Influence of characteristic parameters of signal on fault feature extraction of singular value method
Xintao Zhou^{1} , Yahui Cui^{2} , Na Ma^{3} , Xiayi Liu^{4} , Longlong Li^{5} , Lihua Wang^{6}
^{1, 2, 3, 4, 5, 6}School of Machinery and Precision Instrument Engineering, Xi’an University of Technology, Xi’an, China
^{1, 2}Corresponding authors
Journal of Vibroengineering, Vol. 22, Issue 3, 2020, p. 536-555.
https://doi.org/10.21595/jve.2019.20735
Received 20 April 2019; received in revised form 18 August 2019; accepted 27 October 2019; published 15 May 2020
The detection of mechanical fault signals by singular value decomposition is a commonly used method in fault diagnosis. The delay time of the fault signal time series and the rationality of the value of the phase space embedding dimension, as well as the fluctuation of the characteristic parameters of the fault signal, will cause the singular value decomposition method to have a greater impact on the accuracy of fault feature identification and diagnosis. In this article, the simulation model of the similarity signal is established by the combination of the autocorrelation function method and the Cao’s algorithm. Then, the delay time of the signal sequence and the optimal value of the embedded dimension are obtained through simulation. Next, using this method to study the fluctuation of the characteristic parameters such as the frequency, amplitude and initial phase of the signal, the relationship between the characteristic parameters of the signal and the singular value of the signal is obtained. Finally, through the experimental study of the pitting corrosion of the gear tooth surface, the vibration of the fault feature is obtained. The research shows that the combination of autocorrelation function method and Cao's algorithm can calculate the optimal characteristic parameters for the singular value decomposition method and improve the ability of the method to identify fault features.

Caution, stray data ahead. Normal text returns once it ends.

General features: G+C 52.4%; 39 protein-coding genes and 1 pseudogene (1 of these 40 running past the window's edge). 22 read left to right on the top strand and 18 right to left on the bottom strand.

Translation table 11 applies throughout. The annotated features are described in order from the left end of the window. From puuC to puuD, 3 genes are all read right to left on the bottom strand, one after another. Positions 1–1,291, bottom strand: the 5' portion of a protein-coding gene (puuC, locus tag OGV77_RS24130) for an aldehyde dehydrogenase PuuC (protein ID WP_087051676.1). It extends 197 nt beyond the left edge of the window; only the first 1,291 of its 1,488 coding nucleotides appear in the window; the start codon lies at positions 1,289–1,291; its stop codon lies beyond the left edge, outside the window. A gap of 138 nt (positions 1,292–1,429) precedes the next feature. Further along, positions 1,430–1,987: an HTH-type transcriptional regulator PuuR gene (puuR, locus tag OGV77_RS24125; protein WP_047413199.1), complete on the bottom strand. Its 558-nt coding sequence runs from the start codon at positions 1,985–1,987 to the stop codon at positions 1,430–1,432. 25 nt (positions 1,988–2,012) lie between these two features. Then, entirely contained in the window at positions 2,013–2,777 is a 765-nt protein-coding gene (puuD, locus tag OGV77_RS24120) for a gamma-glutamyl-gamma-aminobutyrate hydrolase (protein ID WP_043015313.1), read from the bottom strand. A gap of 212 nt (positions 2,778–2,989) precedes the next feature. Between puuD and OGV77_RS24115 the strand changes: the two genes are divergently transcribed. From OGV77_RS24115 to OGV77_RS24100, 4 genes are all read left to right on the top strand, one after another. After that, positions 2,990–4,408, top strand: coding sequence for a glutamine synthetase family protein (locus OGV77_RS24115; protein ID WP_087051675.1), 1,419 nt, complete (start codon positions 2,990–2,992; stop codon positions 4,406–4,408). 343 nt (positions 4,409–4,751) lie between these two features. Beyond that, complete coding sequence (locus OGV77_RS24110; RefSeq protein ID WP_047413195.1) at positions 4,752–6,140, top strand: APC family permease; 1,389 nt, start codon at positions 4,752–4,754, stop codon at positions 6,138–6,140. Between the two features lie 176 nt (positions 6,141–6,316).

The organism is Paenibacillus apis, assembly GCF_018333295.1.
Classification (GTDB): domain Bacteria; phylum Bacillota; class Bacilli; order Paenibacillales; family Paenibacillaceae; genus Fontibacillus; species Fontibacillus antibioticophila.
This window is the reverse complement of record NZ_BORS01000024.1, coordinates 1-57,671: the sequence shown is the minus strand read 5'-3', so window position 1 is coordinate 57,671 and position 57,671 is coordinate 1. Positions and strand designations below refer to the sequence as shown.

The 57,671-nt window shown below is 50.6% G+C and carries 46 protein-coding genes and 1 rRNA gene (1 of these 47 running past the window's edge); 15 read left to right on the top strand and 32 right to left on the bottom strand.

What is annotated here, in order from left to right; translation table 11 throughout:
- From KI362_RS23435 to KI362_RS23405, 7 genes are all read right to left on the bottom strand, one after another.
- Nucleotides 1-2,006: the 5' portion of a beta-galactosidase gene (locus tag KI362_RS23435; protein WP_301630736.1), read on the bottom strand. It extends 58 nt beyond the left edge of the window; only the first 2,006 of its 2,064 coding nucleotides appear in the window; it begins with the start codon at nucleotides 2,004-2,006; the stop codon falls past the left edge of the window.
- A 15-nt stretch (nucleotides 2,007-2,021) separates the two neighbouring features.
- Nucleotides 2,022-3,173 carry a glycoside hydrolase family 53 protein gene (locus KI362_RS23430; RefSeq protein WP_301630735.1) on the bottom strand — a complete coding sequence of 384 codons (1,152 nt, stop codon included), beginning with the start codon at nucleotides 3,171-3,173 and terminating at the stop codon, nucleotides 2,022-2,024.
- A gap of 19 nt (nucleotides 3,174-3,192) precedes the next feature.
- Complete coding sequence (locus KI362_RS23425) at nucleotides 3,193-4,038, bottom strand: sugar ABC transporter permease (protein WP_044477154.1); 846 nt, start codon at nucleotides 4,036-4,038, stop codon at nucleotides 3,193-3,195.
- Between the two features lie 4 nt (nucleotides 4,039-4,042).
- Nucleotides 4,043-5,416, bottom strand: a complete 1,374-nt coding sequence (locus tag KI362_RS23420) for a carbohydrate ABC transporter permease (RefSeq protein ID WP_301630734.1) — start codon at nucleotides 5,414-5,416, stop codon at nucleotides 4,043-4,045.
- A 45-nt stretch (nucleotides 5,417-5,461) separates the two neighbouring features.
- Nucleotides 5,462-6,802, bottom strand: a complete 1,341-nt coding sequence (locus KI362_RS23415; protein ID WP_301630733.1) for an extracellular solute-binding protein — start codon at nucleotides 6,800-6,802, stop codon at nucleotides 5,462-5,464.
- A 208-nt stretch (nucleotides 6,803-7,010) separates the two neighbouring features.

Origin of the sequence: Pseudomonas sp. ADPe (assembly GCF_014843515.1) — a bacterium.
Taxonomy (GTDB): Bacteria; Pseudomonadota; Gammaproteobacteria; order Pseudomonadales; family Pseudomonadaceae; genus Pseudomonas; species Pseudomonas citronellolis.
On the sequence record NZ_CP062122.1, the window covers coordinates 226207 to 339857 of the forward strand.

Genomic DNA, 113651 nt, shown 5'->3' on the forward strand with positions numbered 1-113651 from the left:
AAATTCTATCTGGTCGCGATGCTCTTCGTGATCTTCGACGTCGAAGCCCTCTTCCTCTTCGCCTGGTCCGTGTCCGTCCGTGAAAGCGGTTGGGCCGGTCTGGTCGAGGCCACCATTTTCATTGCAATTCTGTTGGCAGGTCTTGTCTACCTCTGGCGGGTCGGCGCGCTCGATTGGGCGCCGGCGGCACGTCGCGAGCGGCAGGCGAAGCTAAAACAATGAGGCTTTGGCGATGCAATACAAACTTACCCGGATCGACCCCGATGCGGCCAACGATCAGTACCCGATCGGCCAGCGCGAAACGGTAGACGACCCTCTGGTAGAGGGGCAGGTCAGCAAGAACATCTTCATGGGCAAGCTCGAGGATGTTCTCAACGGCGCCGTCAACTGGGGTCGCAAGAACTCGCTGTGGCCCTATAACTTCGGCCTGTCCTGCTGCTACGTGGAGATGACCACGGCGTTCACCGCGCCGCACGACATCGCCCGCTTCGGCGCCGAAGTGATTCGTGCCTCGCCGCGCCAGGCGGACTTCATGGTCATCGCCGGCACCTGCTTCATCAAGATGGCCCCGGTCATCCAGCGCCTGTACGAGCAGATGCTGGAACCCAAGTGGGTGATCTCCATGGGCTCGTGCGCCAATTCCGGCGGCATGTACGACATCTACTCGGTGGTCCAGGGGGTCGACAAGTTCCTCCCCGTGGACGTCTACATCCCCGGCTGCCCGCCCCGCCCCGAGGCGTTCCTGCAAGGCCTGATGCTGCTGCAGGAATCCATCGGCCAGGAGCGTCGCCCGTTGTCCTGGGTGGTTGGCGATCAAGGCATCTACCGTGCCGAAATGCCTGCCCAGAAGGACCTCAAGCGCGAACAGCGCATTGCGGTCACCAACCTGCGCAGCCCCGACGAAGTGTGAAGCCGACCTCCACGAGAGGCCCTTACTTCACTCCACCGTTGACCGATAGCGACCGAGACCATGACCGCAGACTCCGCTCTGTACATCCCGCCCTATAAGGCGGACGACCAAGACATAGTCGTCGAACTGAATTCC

Keywords: characteristic signal, Cao’s algorithm, singular value decomposition, delay time, embedding dimension, fault characteristics.
1. Introduction
In practical applications, mechanical equipment often suffers from various types of failures due to various factors. When the machine equipment fails, it will increase energy consumption and reduce production efficiency. In addition, various types of casualties will be caused by machine failure [1]. Moreover, the formation and development of early faults of the machine is difficult to predict in advance. When the fault causes significant vibration and generates a lot of noise, the state of the fault feature has developed to a more serious level [2]. Therefore, online monitoring of the healthy operation of mechanical equipment is one of the hotspots of current research. Because the on-site environment incorporates the influence of various subjective factors, it causes serious interference to the mechanical equipment fault characteristic signal and makes the extraction of fault features more difficult [3]. So, before the fault feature is extracted, it is necessary to perform noise reduction processing on the fault signal.